Seed Bank Offers Clues to Climate Change, Evolution
By Gail Gallessich
In the October issue of Bioscience, Mazer, along with Steven J. Franks of Fordham University and a group of other colleagues, suggests a method of collecting and storing seeds of natural plant populations. They call it a “Resurrection Initiative,” and it involves collecting many species over time so their evolutionary responses to future climate changes can be examined.
“In contrast to existing seed banks, which exist primarily for conservation, this collection would be for research that would allow a greater understanding of evolution,” said Franks. “This seed collection would form an important resource that can be used for many types of research.”
“Wild species contain a high
degree of genetic variation
in almost any trait that
we might examine.”
– Susan J. Mazer
“Typically, seed banks are focused on the preservation of agricultural species or other plant species of strong economic interest, say, forest species, forest trees,” said Mazer. This ensures that scientists can maintain a genetically diverse seed pool in the event of some kind of ecological calamity that requires the replenishing of seeds from a certain part of the world or from certain species. “But that implies a relatively static view of a seed bank, a snapshot forever of what a species provides.”
Evolutionary biologists recognize that the gene pool of any species is a dynamic resource that changes over time as a result of random events such as highly destructive climatic events, like hurricanes, but also through sustained and ongoing processes like evolution by natural selection.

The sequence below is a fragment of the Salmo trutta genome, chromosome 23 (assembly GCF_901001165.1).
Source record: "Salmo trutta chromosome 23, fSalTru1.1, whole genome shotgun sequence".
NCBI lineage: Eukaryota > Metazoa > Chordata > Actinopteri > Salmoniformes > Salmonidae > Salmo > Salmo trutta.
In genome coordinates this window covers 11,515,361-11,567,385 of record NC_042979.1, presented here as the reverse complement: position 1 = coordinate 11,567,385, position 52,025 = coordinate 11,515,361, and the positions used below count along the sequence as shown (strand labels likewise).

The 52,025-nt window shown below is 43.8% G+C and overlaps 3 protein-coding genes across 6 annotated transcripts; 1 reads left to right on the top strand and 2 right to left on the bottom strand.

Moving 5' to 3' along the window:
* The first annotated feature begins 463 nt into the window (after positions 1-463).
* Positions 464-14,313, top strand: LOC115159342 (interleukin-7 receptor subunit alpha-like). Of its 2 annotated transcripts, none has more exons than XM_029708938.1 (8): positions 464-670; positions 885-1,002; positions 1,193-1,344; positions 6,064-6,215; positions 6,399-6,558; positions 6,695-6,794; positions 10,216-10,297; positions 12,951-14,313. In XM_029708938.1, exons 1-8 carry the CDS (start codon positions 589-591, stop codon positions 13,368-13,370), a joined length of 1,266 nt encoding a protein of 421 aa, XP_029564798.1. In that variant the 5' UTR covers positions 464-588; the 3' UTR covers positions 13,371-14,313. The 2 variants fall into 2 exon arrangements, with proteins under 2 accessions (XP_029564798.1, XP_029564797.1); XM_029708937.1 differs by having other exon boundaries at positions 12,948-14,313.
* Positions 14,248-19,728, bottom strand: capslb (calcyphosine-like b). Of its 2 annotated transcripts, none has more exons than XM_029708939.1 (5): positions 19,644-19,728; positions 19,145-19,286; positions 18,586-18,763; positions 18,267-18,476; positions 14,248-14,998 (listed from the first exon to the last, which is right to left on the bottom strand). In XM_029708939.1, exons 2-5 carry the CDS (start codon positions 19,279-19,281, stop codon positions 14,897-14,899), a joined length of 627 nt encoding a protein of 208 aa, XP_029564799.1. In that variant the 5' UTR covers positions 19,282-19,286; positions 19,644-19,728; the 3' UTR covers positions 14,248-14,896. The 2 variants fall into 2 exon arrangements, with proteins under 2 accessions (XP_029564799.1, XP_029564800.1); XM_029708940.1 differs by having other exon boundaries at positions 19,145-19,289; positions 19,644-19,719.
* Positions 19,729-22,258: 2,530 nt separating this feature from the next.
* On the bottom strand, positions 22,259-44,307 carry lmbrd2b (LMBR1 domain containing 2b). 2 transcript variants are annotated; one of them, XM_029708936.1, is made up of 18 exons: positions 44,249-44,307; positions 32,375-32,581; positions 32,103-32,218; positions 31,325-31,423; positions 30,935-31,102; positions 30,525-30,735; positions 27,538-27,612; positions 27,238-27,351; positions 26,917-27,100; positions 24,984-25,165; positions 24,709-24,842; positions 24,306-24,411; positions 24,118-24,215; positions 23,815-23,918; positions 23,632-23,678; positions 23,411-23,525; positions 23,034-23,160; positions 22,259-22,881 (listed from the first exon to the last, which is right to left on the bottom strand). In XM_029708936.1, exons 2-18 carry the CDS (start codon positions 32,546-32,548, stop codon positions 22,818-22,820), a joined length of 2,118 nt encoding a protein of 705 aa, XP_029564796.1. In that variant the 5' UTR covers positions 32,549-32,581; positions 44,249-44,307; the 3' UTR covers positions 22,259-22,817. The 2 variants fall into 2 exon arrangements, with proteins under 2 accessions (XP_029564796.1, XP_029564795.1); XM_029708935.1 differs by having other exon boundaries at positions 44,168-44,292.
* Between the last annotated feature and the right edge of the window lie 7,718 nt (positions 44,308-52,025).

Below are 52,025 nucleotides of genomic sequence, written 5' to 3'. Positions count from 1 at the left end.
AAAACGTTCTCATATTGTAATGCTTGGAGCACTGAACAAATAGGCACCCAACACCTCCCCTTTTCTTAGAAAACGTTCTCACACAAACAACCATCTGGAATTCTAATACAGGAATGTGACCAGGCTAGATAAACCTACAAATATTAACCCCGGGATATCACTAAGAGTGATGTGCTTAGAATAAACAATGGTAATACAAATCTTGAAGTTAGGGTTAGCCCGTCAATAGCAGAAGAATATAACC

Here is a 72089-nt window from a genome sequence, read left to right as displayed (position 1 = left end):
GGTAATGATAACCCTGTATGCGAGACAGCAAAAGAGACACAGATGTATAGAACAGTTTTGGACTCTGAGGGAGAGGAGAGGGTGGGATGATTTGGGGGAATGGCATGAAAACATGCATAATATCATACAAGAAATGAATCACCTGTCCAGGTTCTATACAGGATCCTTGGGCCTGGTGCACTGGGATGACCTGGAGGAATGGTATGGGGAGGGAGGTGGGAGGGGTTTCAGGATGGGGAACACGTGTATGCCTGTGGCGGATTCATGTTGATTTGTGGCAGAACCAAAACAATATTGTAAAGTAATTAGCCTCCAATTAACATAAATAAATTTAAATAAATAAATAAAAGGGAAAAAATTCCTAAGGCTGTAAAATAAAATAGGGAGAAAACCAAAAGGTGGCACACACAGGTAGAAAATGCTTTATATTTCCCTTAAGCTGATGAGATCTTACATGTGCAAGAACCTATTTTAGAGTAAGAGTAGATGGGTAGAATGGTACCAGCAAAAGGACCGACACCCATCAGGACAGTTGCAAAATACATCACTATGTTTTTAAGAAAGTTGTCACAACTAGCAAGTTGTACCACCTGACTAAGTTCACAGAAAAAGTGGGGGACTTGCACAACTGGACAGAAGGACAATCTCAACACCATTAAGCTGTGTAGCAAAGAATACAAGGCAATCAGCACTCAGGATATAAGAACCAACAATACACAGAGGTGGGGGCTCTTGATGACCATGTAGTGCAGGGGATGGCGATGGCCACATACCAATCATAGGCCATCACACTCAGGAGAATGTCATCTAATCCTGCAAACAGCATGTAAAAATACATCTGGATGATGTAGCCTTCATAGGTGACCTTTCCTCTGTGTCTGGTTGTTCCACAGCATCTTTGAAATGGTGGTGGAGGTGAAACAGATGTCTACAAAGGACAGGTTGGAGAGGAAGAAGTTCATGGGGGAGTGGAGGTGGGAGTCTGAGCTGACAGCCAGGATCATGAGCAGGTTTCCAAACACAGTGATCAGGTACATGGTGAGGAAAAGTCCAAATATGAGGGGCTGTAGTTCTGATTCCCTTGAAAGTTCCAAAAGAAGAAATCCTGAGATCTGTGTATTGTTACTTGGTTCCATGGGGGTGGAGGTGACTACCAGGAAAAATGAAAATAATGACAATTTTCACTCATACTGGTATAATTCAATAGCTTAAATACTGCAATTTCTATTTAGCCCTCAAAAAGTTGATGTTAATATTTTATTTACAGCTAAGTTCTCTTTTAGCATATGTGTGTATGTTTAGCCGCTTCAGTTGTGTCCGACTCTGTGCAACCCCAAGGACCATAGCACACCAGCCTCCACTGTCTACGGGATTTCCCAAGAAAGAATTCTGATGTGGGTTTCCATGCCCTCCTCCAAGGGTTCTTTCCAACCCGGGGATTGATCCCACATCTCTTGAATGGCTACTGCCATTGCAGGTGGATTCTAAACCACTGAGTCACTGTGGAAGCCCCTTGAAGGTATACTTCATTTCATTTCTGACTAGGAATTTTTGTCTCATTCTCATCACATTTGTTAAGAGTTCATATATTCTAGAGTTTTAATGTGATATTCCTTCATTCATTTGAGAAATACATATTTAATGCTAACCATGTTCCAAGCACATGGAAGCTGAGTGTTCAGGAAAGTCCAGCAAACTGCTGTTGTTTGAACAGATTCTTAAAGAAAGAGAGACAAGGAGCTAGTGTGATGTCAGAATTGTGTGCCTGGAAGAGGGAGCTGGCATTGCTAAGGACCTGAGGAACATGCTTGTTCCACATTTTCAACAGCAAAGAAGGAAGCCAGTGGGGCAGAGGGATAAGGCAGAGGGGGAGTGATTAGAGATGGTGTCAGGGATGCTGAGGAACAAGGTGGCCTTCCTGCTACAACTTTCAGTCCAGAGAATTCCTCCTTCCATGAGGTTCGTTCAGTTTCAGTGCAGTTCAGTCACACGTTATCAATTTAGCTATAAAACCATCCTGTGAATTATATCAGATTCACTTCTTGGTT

While most scientists agree that the climate is changing, the extent to which species will be able to evolve to keep up with these changes is unknown.
According to the article, the only way that scientists can detect the results of those sorts of calamitous changes — and test evolutionary predictions about what sorts of changes might occur over time –– is to sample seed banks in a repeated fashion and compare those samples to a baseline.
“Currently seed banks don’t allow this for a couple of reasons,” said Mazer. “First, they focus on species that have been under cultivation for a long period. Species that have been under cultivation have relatively low levels of genetic variation because we have been selecting them only for the attributes that we want.
“Wild species, by contrast, contain a high degree of genetic variation in almost any trait that we might examine,” she said.
Agricultural species are often selected to have a predictable flowering time, a predictable seed size –– and a predictable degree of tolerance for drought, salt, or heavy metals.
Scientists don’t know whether or not the environmental changes that are ongoing, whether due to changes in climate or land use practices, are reducing the amount of genetic variation in the wild. If they are, the only way it can be detected will be by sampling representative seeds from a larger number of populations at very regular intervals.